Progressive Grocer - January/February 2010 - (Page 48)

Frozen/Refrigerated A Great (Meaty) Start Has the refrigerated breakfast meat category lost its sizzle? By D. Gail Fleenor T he recession has taken some of the sizzle out of refrigerated breakfast meat sales, but the category is still cooking.The introduction of healthier products and added convenience — to encourage consumers to add bacon or sausage to breakfast any day of the week — is helping the category weather tough times. In its report, “Breakfast and Sandwich Meat — US,” Chicagobased research firm Mintel originally forecast category growth of 1.2 percent for 2008, with similar growth continuing through 2011. However, when consumers began pinching pennies during the recession, new data changed the category forecast. Mintel now forecasts a slow recovery of the category through 2013. The category forecast could have been gloomier, given that some consumers may move to private label products to save money, but brand loyalty in the category is strong. Mintel thinks the category has benefited from more at-home meals and will continue to do so. Some of refrigerated breakfast meats’ strongest competition may come from prepackaged, pre-made breakfast meals.While bacon is a staple in 79 percent of U.S. households and sausage in 75 percent (Simmons data), many consumers still regard cooking bacon and sausage for breakfast as a weekend treat rather than a daily protein boost. Manufacturers are working to alter this consumer perception through easily prepared products. “A Well-balanced Attack” “Our most popular breakfast items continue to be the fresh roll sausage and smoked sausage categories, and bacons,” says Gene Deno, business manager/buyer, processed meats, for Indianapolis-based Marsh Supermarkets. The chain operates 99 Marsh Supermarkets and five O’Malia’s Food Markets in Indiana and Ohio.“We have had much success with a variety of brands. However, in the fresh sausage category, Bob Evans, Tennessee Pride and Purnell lead the way. Bacons follow that• Progressive Grocer • January/February 2010 same suit, depending on which brand is being promoted.” His most popular bacon brands include Oscar Mayer, Indiana Kitchen and Emge. “In the event we promote one of our other brands, it does very well as a promoted item.” Eckrich is the brand of choice for smoked sausage among Marsh Supermarket shopAmong Jimmy Dean’s sausage pers, whether advertised offerings are products appealing to waistline watchers (top) and or not, he notes. natural food consumers. To promote the category, Marsh rotates promotional items (fresh sausage, smoked sausage, bacons, breakfast sandwiches, etc.) each week. “We do this in an effort to reach the majority of our customers’ needs,” Deno says.“We have found that a well-balanced attack on the weekly ads has given us a nice lift in the processed meat category as a whole.” Deno notes that his company works to stay on top of several promotional seasons each year and takes advantage of these opportunities for sales. For “August: Back to School,” breakfast sandwiches, fresh links and patties, and cooked links and patties are advertised. The holiday seasons of Thanksgiving and Christmas bring promotions of fresh roll sausage, bacons and family-pack fresh sausage links and patties to Marsh. During the months of June, July and August, this Midwestern chain takes advantage of ripening garden tomatoes to promote the entire bacon category, he says, for “BLT Season.” Convenience, Better-For-You? “The two trends primarily driving category consumption for breakfast A H E A D O F W H AT ’ S N E X T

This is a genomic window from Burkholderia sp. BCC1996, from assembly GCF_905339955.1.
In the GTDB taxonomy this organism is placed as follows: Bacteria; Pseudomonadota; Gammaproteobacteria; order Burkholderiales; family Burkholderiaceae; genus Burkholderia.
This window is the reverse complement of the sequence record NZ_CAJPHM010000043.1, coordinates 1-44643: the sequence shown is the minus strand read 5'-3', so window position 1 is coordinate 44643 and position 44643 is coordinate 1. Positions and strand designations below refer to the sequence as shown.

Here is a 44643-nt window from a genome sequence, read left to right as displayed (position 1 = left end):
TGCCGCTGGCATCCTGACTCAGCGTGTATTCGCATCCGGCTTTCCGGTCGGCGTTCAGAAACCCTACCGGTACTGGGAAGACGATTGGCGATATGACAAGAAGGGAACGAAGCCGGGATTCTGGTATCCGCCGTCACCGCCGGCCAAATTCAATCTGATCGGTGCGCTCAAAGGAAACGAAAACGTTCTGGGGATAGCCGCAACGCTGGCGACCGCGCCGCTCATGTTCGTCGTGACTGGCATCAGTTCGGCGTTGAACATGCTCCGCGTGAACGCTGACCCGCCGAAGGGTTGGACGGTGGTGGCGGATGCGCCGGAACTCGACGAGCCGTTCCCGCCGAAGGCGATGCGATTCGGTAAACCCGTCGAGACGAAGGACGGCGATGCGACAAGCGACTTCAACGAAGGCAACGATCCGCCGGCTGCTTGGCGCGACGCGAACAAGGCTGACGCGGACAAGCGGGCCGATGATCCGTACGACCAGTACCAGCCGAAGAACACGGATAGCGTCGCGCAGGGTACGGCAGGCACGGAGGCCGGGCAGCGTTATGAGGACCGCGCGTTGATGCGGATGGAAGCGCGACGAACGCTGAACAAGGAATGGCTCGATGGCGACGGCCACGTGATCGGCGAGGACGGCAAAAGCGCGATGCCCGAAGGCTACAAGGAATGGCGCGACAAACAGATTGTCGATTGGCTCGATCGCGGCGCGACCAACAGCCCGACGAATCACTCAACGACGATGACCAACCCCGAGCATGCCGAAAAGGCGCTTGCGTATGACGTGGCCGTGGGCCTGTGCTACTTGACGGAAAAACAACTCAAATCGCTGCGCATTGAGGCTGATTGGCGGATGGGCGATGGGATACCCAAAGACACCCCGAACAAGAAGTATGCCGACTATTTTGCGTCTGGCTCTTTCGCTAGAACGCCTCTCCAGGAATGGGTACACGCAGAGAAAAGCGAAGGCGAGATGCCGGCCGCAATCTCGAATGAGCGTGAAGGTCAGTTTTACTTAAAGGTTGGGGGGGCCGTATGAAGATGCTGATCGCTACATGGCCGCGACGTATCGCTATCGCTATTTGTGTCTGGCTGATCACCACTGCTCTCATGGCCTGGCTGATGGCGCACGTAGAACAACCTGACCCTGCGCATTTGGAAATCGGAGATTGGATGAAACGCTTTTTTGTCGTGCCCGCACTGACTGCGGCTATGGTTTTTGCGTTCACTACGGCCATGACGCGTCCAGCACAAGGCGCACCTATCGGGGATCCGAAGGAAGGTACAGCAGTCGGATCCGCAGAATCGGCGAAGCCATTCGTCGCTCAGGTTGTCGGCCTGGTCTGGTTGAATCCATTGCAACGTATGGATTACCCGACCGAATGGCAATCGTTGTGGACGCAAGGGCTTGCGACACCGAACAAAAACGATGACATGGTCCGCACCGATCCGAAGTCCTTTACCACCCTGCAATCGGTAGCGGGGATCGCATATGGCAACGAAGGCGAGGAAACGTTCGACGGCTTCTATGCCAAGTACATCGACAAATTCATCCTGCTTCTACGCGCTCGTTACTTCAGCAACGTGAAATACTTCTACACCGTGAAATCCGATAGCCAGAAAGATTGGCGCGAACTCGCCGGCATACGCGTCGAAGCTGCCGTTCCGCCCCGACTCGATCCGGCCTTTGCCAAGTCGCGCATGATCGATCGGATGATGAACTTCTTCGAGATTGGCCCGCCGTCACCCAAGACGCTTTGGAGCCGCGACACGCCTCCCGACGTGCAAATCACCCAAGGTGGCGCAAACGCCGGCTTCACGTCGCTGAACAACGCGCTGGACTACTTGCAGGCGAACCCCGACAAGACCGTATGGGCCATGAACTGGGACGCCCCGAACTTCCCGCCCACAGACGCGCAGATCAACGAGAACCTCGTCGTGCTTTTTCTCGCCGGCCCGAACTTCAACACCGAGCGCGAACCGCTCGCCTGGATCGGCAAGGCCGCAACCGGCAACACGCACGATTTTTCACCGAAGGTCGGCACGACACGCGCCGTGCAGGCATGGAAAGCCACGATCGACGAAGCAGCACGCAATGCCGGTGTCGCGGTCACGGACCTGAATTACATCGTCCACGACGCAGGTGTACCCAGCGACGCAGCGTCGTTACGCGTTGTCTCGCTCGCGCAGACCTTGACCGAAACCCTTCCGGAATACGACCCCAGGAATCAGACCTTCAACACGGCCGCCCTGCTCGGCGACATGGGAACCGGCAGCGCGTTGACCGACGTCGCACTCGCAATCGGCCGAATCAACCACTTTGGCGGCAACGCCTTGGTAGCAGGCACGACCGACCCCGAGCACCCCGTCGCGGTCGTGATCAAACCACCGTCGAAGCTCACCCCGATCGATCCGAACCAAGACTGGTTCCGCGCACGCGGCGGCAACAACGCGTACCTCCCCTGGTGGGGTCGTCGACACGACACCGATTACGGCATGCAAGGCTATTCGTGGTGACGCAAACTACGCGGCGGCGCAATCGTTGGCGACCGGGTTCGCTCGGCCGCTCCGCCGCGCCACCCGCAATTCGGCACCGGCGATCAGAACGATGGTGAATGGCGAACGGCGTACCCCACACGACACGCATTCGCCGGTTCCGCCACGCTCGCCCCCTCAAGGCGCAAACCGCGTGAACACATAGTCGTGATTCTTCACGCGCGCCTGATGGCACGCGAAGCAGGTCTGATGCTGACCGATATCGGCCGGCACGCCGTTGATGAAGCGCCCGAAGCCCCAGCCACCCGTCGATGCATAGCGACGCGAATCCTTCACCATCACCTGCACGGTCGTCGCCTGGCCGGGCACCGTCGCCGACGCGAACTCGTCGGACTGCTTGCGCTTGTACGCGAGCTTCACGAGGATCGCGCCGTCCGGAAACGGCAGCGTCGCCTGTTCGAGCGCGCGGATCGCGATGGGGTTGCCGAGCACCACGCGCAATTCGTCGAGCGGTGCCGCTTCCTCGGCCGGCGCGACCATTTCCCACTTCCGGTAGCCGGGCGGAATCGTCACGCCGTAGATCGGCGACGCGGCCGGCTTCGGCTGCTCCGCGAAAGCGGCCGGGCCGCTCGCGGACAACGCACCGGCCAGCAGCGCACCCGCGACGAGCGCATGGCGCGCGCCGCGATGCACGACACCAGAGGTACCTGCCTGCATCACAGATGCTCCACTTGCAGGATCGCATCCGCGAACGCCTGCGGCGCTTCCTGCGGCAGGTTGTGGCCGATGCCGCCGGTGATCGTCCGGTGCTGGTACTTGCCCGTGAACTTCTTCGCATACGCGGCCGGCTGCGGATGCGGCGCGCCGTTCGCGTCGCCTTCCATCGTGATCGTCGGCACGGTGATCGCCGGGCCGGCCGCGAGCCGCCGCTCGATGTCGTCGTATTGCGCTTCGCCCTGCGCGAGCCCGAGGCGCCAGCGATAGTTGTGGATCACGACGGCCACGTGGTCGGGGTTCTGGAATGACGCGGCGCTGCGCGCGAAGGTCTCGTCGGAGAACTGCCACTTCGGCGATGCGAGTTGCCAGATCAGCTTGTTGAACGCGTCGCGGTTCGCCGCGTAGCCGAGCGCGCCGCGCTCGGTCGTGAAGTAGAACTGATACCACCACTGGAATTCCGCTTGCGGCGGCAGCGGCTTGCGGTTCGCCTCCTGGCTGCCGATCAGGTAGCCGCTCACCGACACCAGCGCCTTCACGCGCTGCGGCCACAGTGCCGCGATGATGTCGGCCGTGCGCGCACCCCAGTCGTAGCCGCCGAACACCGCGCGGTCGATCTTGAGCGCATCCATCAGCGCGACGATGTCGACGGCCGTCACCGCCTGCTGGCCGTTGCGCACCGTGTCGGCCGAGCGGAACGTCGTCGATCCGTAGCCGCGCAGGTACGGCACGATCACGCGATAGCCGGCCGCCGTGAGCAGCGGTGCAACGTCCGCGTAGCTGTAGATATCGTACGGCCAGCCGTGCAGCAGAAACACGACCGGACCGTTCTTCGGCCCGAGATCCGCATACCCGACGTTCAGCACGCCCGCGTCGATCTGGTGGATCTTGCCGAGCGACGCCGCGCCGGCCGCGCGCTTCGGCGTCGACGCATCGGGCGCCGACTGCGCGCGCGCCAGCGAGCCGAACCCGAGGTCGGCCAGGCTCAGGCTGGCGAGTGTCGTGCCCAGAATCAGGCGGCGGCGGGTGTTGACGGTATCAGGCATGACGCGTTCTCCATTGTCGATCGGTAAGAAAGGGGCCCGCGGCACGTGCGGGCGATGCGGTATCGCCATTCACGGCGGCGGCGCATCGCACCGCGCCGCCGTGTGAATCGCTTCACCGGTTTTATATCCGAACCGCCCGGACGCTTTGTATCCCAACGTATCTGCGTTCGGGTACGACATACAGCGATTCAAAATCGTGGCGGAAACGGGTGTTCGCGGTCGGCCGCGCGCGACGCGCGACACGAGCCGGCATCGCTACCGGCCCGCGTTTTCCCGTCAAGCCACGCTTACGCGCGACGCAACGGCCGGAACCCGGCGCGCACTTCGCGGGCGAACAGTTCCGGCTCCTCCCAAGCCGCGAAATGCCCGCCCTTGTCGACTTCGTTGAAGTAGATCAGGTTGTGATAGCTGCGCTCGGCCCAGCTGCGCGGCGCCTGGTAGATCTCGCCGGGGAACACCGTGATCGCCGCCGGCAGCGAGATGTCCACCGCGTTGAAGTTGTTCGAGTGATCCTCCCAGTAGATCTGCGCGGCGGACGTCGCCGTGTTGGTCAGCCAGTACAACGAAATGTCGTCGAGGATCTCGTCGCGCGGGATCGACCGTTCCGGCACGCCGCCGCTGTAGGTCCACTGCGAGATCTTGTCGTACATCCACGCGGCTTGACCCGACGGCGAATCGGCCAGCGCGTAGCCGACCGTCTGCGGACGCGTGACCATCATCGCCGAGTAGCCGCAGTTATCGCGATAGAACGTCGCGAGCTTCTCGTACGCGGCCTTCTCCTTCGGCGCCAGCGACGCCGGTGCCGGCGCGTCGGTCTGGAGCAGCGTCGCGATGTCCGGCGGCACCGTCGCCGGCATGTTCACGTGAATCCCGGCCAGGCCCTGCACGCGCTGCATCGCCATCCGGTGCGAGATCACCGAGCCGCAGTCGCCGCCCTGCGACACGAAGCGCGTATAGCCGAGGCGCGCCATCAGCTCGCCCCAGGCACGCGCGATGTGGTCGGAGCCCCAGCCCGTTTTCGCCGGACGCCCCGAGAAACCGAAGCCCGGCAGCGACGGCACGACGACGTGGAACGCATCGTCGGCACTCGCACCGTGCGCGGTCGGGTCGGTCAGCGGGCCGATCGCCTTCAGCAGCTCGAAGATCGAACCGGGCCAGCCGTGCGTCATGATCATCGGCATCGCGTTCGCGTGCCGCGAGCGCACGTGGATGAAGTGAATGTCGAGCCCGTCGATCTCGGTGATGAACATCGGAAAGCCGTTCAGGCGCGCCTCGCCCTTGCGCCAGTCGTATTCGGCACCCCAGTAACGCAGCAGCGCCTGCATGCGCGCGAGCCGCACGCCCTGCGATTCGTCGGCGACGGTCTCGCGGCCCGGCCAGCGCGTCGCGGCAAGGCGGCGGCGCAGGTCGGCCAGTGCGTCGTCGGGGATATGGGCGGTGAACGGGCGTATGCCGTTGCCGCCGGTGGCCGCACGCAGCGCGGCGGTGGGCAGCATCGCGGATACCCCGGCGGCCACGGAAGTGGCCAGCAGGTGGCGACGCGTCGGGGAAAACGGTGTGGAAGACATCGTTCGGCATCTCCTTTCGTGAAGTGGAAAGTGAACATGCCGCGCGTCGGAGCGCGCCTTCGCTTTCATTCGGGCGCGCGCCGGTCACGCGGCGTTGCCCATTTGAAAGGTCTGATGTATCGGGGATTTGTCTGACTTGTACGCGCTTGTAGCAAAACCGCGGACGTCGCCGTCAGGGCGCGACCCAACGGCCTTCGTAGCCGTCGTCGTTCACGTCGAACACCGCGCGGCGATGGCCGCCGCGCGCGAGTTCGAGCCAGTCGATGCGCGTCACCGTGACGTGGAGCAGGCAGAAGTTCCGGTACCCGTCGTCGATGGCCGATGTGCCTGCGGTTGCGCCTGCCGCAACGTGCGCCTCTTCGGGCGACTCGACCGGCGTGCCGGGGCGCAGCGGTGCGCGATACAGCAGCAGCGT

Table of Contents for the Digital Edition of Progressive Grocer - January/February 2010

Progressive Grocer - January/February 2010
Nielsen’s Shelf Stoppers/Spotlight
Progressive Grocer’s Outstanding Independents Awards: Independent Inspiration
Outstanding Regional Retailer: All Together Now
Outstanding Community-based Retailer: Sharing the Vision
Outstanding Independent Wholesaler:Values for Growth
Independents Report: A Lasting Legacy of Leadership and Inspiration
Fresh Perspectives: Spartan’s Fresh Outlook
Produce: Priced to Move
Refrigerated Meat: A Great (Meaty) Start
Frozen Seafood: Reel it In
Beverage Alcohol: Let it Pour
OTC Medications: Extended Flu Season
FutureTech: Going Mobile
Retail Profile: Food Lion: Renewed
GMA Director’s Note: Leading the Charge
Best Practices: A New Approach to Knowledge
Food Marketing Insights: Got Talent?
Upcoming Events: International Eats
What’s Next

Progressive Grocer - January/February 2010